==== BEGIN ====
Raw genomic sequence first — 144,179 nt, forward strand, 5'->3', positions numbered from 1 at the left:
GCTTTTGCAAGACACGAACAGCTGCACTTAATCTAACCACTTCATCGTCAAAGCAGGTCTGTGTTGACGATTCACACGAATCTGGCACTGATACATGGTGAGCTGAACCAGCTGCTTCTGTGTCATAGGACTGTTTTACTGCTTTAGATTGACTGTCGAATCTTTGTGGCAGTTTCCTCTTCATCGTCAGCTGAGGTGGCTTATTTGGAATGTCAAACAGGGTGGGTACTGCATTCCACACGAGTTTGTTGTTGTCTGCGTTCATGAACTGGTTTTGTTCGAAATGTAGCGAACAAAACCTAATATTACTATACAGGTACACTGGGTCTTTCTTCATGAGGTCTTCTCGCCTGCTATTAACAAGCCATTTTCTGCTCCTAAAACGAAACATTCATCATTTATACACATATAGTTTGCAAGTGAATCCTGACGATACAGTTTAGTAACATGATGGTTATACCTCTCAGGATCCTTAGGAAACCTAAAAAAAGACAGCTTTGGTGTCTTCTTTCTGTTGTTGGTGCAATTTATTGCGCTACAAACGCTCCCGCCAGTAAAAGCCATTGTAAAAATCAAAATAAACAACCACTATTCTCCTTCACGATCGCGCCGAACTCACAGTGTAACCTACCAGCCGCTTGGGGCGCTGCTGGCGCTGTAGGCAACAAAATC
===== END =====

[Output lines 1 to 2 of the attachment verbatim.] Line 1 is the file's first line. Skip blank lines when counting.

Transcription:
Raw genomic sequence first — 144,179 nt, forward strand, 5'->3', positions numbered from 1 at the left:
GCTTTTGCAAGACACGAACAGCTGCACTTAATCTAACCACTTCATCGTCAAAGCAGGTCTGTGTTGACGATTCACACGAATCTGGCACTGATACATGGTGAGCTGAACCAGCTGCTTCTGTGTCATAGGACTGTTTTACTGCTTTAGATTGACTGTCGAATCTTTGTGGCAGTTTCCTCTTCATCGTCAGCTGAGGTGGCTTATTTGGAATGTCAAACAGGGTGGGTACTGCATTCCACACGAGTTTGTTGTTGTCTGCGTTCATGAACTGGTTTTGTTCGAAATGTAGCGAACAAAACCTAATATTACTATACAGGTACACTGGGTCTTTCTTCATGAGGTCTTCTCGCCTGCTATTAACAAGCCATTTTCTGCTCCTAAAACGAAACATTCATCATTTATACACATATAGTTTGCAAGTGAATCCTGACGATACAGTTTAGTAACATGATGGTTATACCTCTCAGGATCCTTAGGAAACCTAAAAAAAGACAGCTTTGGTGTCTTCTTTCTGTTGTTGGTGCAATTTATTGCGCTACAAACGCTCCCGCCAGTAAAAGCCATTGTAAAAATCAAAATAAACAACCACTATTCTCCTTCACGATCGCGCCGAACTCACAGTGTAACCTACCAGCCGCTTGGGGCGCTGCTGGCGCTGTAGGCAACAAAATC